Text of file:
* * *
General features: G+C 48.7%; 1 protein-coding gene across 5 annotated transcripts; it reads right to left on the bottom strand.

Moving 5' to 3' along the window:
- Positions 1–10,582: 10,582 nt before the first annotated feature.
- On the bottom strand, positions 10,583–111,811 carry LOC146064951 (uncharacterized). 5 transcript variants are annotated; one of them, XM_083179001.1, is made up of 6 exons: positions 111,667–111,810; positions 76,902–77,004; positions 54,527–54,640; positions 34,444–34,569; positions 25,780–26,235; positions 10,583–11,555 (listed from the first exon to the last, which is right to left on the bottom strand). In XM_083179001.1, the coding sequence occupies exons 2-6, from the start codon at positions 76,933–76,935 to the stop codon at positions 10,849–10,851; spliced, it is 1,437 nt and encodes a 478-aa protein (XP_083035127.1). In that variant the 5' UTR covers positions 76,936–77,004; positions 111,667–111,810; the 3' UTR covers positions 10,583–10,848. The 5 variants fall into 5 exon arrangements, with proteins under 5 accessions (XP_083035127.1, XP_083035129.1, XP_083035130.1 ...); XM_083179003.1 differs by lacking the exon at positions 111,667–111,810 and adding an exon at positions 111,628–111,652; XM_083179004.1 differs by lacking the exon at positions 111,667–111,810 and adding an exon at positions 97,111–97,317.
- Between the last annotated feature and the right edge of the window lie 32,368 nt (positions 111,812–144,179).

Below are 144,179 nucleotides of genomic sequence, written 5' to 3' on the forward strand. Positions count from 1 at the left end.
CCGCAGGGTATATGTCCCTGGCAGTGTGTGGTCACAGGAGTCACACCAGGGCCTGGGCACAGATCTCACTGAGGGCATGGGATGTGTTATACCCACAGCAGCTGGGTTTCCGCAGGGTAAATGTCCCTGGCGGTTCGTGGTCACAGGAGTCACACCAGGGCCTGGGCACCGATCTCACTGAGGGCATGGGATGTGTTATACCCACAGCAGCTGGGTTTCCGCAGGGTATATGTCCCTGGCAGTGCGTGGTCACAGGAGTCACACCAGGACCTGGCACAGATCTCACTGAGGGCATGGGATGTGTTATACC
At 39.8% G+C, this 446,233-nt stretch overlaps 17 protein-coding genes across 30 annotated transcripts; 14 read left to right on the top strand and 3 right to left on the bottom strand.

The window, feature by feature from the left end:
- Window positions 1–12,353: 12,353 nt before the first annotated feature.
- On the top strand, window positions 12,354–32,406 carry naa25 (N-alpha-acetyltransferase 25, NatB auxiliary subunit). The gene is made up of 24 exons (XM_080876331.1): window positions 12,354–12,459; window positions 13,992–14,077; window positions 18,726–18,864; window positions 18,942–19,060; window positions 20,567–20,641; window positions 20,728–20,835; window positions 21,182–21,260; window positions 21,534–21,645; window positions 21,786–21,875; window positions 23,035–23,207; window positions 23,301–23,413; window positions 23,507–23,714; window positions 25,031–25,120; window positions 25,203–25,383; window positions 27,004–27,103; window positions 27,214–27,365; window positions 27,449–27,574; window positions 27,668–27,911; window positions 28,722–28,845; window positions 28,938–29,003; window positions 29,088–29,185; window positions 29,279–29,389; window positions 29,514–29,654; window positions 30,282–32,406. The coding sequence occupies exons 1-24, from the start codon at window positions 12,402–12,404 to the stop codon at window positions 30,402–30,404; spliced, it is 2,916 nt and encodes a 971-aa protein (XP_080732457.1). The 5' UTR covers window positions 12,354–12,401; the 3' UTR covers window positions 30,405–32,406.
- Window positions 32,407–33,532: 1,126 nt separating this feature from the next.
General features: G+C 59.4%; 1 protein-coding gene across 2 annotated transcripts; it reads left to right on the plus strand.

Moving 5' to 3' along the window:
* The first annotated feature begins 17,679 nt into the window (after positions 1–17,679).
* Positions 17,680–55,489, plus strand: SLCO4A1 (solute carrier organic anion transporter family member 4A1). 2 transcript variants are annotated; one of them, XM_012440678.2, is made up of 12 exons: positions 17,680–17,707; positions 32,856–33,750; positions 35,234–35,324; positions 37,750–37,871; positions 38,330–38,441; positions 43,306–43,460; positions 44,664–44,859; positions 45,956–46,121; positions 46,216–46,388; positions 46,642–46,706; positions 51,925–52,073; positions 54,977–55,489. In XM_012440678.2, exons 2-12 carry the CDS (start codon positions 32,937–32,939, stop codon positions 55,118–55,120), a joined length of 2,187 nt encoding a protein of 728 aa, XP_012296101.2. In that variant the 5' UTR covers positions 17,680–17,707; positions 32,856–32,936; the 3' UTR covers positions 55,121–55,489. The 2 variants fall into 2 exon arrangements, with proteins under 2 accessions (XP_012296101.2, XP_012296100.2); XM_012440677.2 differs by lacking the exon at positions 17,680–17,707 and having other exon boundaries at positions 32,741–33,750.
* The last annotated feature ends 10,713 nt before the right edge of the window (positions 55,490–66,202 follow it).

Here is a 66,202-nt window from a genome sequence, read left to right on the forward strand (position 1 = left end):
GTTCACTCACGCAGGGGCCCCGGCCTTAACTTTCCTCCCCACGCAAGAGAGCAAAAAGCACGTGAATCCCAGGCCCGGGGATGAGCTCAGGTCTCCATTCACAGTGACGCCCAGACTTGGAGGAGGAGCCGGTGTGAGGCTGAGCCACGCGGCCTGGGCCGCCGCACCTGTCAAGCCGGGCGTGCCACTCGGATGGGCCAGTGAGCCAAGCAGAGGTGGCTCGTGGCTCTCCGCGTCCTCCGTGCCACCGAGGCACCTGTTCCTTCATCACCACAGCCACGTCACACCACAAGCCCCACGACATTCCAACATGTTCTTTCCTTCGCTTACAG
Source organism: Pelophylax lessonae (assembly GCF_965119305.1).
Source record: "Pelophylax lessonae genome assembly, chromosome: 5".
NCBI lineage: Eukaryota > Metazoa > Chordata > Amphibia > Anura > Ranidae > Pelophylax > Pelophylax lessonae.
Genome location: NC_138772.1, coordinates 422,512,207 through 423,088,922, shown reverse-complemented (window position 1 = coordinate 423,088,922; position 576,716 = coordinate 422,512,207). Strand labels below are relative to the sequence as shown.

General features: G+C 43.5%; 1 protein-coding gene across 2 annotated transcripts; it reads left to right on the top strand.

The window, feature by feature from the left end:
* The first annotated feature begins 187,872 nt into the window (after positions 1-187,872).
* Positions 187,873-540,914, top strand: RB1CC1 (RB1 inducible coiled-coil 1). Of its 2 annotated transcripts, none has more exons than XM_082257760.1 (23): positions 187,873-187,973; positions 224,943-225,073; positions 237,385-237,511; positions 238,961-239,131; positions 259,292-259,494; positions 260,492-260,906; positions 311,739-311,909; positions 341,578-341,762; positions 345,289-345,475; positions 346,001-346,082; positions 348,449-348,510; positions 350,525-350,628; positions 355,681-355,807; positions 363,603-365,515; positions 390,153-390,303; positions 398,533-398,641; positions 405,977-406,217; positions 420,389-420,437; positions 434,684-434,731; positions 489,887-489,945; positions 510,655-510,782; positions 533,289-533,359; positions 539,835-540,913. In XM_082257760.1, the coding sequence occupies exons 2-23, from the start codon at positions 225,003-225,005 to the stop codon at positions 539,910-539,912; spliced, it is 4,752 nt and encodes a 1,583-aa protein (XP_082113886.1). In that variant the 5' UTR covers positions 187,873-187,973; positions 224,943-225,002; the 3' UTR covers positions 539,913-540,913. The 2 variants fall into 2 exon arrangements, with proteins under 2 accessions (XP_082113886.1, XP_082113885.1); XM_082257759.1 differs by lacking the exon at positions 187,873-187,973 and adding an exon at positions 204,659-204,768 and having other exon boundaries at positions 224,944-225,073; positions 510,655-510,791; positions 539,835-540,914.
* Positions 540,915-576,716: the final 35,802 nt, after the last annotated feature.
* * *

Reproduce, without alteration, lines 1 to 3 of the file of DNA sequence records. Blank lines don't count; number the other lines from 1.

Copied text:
General features: G+C 48.7%; 1 protein-coding gene across 5 annotated transcripts; it reads right to left on the bottom strand.

Moving 5' to 3' along the window:
- Positions 1–10,582: 10,582 nt before the first annotated feature.